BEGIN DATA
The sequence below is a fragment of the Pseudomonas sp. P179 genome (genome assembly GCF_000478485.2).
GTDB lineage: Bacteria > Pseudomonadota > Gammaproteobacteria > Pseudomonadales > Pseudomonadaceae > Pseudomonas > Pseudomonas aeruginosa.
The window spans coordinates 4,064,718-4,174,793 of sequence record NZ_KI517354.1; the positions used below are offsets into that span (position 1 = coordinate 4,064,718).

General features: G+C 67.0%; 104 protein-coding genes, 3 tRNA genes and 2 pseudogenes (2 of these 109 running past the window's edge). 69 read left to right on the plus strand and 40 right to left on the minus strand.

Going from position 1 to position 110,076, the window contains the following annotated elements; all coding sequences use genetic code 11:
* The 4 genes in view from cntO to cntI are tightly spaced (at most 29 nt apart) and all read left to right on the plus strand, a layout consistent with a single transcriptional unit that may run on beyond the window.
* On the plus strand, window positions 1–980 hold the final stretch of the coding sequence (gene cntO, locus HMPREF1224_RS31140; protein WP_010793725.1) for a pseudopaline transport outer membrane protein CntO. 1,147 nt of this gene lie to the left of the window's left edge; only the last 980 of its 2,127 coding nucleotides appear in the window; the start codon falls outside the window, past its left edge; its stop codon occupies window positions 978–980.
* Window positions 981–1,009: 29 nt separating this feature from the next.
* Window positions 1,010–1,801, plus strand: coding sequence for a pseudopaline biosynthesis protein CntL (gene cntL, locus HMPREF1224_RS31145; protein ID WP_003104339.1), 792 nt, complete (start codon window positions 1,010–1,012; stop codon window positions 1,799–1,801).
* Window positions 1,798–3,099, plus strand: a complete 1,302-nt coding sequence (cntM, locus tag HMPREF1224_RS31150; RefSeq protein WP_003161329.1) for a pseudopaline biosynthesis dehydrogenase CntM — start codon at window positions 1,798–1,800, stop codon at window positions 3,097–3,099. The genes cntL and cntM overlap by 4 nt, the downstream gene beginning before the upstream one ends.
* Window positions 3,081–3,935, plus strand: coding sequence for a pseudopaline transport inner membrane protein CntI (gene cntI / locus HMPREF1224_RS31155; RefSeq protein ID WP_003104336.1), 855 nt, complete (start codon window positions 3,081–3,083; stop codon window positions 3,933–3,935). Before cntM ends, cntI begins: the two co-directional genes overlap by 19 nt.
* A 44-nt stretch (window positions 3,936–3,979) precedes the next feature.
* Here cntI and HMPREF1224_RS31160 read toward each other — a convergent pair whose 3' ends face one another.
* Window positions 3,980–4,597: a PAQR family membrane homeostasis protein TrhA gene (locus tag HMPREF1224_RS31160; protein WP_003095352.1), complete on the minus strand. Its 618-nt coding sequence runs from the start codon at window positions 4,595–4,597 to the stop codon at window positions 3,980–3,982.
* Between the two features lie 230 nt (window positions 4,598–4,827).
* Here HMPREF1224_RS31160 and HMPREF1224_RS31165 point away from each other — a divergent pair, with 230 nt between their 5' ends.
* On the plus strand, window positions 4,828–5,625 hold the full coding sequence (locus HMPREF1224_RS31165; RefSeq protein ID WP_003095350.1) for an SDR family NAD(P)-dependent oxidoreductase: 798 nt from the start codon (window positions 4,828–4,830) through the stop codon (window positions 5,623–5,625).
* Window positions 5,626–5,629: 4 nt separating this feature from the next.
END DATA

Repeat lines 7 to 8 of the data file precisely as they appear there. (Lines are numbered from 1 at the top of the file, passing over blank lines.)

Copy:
* On the plus strand, window positions 1–980 hold the final stretch of the coding sequence (gene cntO, locus HMPREF1224_RS31140; protein WP_010793725.1) for a pseudopaline transport outer membrane protein CntO. 1,147 nt of this gene lie to the left of the window's left edge; only the last 980 of its 2,127 coding nucleotides appear in the window; the start codon falls outside the window, past its left edge; its stop codon occupies window positions 978–980.
* Window positions 981–1,009: 29 nt separating this feature from the next.